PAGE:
Findings from a recent study on health care utilization in Metro Louisville indicate the uninsured rate decreased by more than half in just one year, from almost 17 percent in 2013 to just under 8 percent in 2014.
A report issued by the Commonwealth Institute of Kentucky, an entity of the University of Louisville School of Public Health and Information Sciences, explains characteristics of the remaining uninsured population in Metro Louisville and examines the impact of outreach strategies on health care enrollment since the implementation of the Affordable Care Act (ACA).
Co-authors Liza M. Creel, PhD, MPH, assistant professor, and Susan Buchino, PhD, OTR/L, senior research manager, presented their findings to the Metro Louisville Board of Health during its regular meeting this week.
The study found that those who are still uninsured in Metro Louisville are disproportionately Hispanic, African American, male, and younger than the general population. In addition, they also are more likely to have a lower income. Key reasons individuals report for remaining uninsured include the expense of health insurance, both for employer-sponsored and qualified health plans, the inability to pay for the health insurance options available to them, and confusion about the enrollment process.
In 2015, nearly 20,000 individuals without health insurance sought medical and dental care from four local safety net providers in Metro Louisville, including community clinics, federally qualified health centers, and physician practices.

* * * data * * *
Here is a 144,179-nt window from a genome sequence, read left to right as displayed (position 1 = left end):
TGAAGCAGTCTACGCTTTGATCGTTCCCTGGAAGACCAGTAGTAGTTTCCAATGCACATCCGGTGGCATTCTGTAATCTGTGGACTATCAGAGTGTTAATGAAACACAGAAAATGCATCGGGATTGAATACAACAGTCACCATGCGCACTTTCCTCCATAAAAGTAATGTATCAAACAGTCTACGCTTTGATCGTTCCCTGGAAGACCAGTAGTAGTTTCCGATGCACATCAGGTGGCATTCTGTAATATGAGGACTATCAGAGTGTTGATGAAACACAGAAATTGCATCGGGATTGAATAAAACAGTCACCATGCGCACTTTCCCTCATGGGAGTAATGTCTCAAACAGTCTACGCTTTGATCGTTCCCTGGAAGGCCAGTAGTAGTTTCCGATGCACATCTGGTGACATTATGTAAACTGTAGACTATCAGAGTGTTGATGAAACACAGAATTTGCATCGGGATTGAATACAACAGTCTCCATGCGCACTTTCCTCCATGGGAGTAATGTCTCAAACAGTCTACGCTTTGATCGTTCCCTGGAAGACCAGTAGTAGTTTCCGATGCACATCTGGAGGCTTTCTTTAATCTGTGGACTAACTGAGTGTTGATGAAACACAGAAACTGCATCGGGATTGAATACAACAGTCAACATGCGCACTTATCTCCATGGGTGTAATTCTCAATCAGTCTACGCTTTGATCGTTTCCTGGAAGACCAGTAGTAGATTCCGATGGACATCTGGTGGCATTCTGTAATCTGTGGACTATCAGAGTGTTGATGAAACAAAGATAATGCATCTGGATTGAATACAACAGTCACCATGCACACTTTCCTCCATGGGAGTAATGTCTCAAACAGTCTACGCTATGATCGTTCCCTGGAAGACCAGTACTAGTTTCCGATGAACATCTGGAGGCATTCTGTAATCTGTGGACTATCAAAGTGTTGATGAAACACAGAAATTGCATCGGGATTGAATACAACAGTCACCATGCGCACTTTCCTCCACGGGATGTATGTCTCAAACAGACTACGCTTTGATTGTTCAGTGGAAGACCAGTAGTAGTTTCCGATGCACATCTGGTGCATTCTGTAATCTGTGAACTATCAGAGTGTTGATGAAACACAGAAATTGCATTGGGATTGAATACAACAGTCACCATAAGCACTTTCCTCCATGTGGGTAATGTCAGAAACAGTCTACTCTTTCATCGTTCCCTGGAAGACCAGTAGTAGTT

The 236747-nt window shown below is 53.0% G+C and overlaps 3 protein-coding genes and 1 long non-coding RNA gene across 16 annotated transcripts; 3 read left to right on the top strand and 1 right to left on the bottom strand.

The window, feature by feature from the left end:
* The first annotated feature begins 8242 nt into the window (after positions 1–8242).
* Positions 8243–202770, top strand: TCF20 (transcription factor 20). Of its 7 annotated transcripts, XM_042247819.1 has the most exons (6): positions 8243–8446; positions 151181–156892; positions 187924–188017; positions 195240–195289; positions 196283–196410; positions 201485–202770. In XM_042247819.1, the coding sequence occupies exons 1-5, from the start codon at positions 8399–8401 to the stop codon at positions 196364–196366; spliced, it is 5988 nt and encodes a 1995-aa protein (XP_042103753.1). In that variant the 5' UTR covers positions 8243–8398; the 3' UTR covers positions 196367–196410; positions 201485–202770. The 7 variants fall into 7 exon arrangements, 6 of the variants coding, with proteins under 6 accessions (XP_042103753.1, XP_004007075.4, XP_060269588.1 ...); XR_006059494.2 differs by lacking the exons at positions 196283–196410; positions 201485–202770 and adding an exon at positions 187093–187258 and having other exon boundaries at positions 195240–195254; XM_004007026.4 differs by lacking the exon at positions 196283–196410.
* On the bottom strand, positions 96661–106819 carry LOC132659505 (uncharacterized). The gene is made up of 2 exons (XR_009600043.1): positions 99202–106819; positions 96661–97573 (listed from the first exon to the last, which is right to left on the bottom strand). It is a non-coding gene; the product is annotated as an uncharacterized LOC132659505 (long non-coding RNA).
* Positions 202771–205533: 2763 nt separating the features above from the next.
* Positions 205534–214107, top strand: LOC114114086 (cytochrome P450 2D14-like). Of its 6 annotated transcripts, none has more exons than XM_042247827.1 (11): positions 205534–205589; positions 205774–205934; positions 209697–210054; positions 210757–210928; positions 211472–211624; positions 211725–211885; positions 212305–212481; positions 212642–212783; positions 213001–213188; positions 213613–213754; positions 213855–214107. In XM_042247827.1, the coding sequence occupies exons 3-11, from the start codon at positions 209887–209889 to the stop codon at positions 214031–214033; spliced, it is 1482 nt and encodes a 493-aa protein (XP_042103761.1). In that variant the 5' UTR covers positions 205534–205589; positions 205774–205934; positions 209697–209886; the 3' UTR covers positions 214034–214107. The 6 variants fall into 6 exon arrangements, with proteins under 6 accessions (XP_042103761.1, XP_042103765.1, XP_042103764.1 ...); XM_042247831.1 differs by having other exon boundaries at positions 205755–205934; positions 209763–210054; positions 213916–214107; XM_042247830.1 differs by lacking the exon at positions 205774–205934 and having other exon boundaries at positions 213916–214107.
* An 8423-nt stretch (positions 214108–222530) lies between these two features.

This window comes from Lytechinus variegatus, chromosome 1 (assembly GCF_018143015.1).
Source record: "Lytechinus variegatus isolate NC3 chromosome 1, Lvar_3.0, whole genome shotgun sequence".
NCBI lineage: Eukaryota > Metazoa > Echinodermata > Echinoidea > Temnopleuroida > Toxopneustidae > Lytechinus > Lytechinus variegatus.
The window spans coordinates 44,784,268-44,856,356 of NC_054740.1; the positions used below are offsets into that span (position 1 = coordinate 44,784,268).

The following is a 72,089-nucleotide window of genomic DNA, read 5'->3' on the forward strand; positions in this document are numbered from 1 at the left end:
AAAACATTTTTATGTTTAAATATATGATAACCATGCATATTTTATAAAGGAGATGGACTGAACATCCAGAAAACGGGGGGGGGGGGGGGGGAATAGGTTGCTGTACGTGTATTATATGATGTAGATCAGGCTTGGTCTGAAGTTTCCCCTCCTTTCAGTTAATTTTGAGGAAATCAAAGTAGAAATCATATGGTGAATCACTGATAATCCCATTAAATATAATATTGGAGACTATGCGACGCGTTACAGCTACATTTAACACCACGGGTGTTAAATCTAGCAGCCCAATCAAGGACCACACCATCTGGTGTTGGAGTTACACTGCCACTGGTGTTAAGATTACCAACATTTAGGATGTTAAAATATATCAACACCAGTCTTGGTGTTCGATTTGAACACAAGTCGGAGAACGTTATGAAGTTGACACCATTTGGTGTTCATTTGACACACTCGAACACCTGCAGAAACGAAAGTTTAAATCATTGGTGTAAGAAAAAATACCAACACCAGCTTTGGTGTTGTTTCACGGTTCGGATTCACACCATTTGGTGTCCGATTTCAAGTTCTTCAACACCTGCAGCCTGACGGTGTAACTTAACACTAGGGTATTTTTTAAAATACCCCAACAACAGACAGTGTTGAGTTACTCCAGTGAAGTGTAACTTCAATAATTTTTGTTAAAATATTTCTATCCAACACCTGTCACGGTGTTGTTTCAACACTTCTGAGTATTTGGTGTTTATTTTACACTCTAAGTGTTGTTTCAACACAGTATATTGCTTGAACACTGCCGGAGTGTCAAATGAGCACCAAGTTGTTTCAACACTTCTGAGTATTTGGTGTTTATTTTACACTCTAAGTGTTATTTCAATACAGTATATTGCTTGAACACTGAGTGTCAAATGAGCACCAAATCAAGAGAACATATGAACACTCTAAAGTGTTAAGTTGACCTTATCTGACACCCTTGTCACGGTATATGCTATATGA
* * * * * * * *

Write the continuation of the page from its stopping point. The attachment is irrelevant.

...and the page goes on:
Enrollment professionals reported that local ACA implementation required strong relationships in the community, in addition to a robust infrastructure to support individuals seeking health coverage or who were at-risk of becoming uninsured. The study found that a successful outreach strategy in the first few years of ACA implementation involved the presence of enrollment professionals where people live, work, worship, learn and play – this included health care settings. Year-round marketing and outreach efforts between enrollment periods also were a significant part of the approach to decrease the number of uninsured.
“Our findings suggest that maintaining on-site assistance at safety net health care facilities for individuals to enroll in Medicaid or a qualified health plan is key to reaching uninsured sub-populations,” Creel said.
Long-term, the report suggests that policy makers consider ways to improve the affordability for individuals who are neither eligible for Medicaid nor able to purchase private insurance. A second recommendation involves identifying strategies to improve health literacy in order to reduce consumer confusion about health insurance, generally.
The Commonwealth of Kentucky’s first report on aspects of ACA implementation in Metro Louisville was published in December 2014.
The Robert Wood Johnson Foundation, the Jewish Hospital & St. Mary’s Foundation, a part of KentuckyOne Health, and other participating agencies funded the latest study available on the Commonwealth Institute of Kentucky website.